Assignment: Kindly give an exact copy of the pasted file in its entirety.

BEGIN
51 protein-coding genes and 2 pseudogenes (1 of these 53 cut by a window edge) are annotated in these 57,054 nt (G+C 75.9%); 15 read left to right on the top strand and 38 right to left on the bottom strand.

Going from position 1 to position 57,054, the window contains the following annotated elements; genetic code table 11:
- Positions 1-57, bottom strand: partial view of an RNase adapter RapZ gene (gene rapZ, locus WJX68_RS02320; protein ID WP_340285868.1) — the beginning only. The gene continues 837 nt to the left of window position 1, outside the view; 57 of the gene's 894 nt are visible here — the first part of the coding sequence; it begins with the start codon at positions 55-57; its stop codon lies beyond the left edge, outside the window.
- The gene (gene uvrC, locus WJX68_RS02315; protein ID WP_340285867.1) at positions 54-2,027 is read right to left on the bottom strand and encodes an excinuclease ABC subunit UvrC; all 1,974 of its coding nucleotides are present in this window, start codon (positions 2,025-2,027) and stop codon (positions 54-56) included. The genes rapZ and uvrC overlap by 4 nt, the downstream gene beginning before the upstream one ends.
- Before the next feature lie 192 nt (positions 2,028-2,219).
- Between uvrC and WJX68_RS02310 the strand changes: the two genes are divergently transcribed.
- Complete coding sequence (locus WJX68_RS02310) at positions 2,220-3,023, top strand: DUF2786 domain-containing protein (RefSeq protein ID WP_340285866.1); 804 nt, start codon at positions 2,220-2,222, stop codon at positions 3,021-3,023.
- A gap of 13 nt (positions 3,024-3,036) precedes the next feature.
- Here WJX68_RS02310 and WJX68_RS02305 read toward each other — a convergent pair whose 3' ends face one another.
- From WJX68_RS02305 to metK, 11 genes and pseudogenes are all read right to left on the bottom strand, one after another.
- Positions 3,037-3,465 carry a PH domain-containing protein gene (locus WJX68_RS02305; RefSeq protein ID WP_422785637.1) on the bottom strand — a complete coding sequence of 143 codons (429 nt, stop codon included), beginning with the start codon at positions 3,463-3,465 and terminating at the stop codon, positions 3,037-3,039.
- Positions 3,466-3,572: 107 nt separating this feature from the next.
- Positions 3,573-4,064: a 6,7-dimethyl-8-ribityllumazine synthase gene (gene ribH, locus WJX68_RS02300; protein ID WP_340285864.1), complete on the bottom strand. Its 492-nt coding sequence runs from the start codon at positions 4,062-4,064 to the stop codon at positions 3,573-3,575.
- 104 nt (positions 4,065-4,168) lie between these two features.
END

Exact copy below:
51 protein-coding genes and 2 pseudogenes (1 of these 53 cut by a window edge) are annotated in these 57,054 nt (G+C 75.9%); 15 read left to right on the top strand and 38 right to left on the bottom strand.

Going from position 1 to position 57,054, the window contains the following annotated elements; genetic code table 11:
- Positions 1-57, bottom strand: partial view of an RNase adapter RapZ gene (gene rapZ, locus WJX68_RS02320; protein ID WP_340285868.1) — the beginning only. The gene continues 837 nt to the left of window position 1, outside the view; 57 of the gene's 894 nt are visible here — the first part of the coding sequence; it begins with the start codon at positions 55-57; its stop codon lies beyond the left edge, outside the window.
- The gene (gene uvrC, locus WJX68_RS02315; protein ID WP_340285867.1) at positions 54-2,027 is read right to left on the bottom strand and encodes an excinuclease ABC subunit UvrC; all 1,974 of its coding nucleotides are present in this window, start codon (positions 2,025-2,027) and stop codon (positions 54-56) included. The genes rapZ and uvrC overlap by 4 nt, the downstream gene beginning before the upstream one ends.
- Before the next feature lie 192 nt (positions 2,028-2,219).
- Between uvrC and WJX68_RS02310 the strand changes: the two genes are divergently transcribed.
- Complete coding sequence (locus WJX68_RS02310) at positions 2,220-3,023, top strand: DUF2786 domain-containing protein (RefSeq protein ID WP_340285866.1); 804 nt, start codon at positions 2,220-2,222, stop codon at positions 3,021-3,023.
- A gap of 13 nt (positions 3,024-3,036) precedes the next feature.
- Here WJX68_RS02310 and WJX68_RS02305 read toward each other — a convergent pair whose 3' ends face one another.
- From WJX68_RS02305 to metK, 11 genes and pseudogenes are all read right to left on the bottom strand, one after another.
- Positions 3,037-3,465 carry a PH domain-containing protein gene (locus WJX68_RS02305; RefSeq protein ID WP_422785637.1) on the bottom strand — a complete coding sequence of 143 codons (429 nt, stop codon included), beginning with the start codon at positions 3,463-3,465 and terminating at the stop codon, positions 3,037-3,039.
- Positions 3,466-3,572: 107 nt separating this feature from the next.
- Positions 3,573-4,064: a 6,7-dimethyl-8-ribityllumazine synthase gene (gene ribH, locus WJX68_RS02300; protein ID WP_340285864.1), complete on the bottom strand. Its 492-nt coding sequence runs from the start codon at positions 4,062-4,064 to the stop codon at positions 3,573-3,575.
- 104 nt (positions 4,065-4,168) lie between these two features.